DEAR MISS MANNERS: My wife and I went to a restaurant on my birthday. A sign at the door advertised a special reward when paying the bill if you were dining on your birthday. So, I mentioned to the waitress that it was my birthday, in anticipation of the reward.
When it came time to order dessert, the waitress brought a large dessert of the restaurant’s choosing to my table with a showy sparkler stuck into it.
I was appalled. This was not a dessert that I could share with my wife, as she didn’t like it, and I was hugely embarrassed as I do not make a big deal out of my birthday. Now everybody in the restaurant knew it was my birthday.
I didn’t want to hurt the feelings of the waitress, so I feigned delight and ate the dessert. I really wanted to share a dessert with my wife, but because of the actions of the waitress, I was cheated out of this opportunity and I’m not very happy about it.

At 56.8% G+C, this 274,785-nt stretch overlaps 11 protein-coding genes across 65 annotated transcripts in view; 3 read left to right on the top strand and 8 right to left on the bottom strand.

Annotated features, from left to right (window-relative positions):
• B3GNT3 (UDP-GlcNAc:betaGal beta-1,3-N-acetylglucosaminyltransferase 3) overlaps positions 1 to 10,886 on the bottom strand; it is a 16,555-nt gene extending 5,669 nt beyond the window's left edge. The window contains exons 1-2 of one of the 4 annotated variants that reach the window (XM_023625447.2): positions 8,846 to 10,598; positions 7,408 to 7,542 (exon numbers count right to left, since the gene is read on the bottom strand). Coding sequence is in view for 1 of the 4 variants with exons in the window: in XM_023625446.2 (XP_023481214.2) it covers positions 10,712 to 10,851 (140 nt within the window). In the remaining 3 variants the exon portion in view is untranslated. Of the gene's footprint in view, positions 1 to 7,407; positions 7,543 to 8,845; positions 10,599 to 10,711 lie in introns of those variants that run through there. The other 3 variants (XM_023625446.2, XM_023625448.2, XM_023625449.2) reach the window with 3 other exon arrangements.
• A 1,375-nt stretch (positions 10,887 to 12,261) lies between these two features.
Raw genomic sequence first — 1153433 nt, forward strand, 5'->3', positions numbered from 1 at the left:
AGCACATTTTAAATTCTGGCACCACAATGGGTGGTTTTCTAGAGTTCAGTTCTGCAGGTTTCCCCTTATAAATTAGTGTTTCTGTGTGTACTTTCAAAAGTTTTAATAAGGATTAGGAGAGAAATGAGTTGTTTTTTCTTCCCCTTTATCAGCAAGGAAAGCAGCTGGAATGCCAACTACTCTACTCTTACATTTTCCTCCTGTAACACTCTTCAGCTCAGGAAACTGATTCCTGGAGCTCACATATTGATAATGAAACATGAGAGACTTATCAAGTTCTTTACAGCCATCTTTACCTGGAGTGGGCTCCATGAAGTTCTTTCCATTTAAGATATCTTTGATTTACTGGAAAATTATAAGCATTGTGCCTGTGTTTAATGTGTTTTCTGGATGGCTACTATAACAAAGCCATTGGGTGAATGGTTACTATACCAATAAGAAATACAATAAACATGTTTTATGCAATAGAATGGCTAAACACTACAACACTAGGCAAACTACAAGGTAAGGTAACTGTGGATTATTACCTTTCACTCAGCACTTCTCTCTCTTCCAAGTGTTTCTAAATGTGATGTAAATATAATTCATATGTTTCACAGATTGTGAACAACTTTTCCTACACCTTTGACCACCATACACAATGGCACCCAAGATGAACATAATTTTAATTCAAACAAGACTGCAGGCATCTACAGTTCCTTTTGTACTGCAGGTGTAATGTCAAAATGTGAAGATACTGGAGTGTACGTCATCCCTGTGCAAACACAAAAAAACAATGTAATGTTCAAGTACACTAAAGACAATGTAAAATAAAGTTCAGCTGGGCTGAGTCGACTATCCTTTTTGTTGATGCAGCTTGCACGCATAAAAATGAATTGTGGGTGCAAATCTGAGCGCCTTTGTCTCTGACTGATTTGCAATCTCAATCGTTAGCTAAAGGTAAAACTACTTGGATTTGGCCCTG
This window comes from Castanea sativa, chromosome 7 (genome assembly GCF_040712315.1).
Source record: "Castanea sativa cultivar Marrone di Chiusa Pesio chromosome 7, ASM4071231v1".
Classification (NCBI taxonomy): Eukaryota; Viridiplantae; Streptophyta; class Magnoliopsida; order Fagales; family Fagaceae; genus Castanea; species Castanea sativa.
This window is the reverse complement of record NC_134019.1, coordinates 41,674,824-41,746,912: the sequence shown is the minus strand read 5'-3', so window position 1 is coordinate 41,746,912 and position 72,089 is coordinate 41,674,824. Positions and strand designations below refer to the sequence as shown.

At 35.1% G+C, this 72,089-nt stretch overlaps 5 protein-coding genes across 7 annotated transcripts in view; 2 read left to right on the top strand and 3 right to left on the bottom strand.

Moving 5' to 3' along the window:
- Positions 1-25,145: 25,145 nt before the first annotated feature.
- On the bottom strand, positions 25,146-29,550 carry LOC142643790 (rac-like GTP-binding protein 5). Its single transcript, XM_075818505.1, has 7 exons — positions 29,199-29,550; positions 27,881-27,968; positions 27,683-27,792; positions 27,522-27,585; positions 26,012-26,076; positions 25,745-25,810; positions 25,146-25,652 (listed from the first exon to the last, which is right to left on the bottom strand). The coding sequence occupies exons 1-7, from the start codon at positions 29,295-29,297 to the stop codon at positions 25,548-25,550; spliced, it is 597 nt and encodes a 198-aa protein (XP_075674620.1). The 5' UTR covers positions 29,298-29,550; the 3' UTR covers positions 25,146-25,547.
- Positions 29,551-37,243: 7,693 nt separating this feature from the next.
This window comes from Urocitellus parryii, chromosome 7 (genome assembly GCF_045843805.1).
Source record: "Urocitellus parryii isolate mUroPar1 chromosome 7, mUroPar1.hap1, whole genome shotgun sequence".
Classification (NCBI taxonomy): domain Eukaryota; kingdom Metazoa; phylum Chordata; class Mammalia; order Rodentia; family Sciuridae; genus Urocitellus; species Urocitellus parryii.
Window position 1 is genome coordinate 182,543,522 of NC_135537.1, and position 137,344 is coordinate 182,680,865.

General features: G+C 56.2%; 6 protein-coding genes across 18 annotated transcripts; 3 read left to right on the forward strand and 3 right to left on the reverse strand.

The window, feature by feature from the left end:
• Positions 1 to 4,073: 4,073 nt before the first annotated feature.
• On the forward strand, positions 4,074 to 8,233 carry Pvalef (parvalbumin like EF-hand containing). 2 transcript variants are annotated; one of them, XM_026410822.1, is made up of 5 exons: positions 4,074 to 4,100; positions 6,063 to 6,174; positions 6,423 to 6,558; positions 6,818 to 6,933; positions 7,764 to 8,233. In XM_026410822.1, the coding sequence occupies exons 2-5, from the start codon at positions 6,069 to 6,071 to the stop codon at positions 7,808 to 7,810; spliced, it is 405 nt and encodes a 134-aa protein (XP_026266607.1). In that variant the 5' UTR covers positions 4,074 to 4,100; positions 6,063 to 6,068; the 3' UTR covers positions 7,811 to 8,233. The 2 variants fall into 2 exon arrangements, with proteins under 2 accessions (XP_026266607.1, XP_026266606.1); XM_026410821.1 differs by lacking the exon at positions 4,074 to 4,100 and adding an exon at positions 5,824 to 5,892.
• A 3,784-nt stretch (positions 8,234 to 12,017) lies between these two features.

How should I have handled the situation better? Should I have sent the unexpected dessert back and ordered what we really wanted? And why do people do stuff like this on birthdays without asking the celebrant first if it’s what they really want?
GENTLE READER: People generally do not do things like this, but companies do. And no matter how many times the restaurant assures you that they are all about people, or people are their business, or people come first -- what they are doing is running a business.
Miss Manners does not object to this; in fact, she is sympathetic. She mentions it to explain her lack of surprise that a restaurant that no doubt prides itself on “tailoring their service to your every need” in fact establishes rigid policies for their employees that do not always fit a given situation.
Someone in the head office thought it would be nice to do something special for the birthday boy or girl. They told someone, who told someone, who told the staff. You ordered the special reward, and out it came. A more astute wait-person would indeed have noticed that you had not ordered your dinner from the children’s menu, and may have been able to adjust the reward accordingly. But as it was free, Miss Manners agrees with your accepting it with reasonable grace -- and not asking about the free pony ride.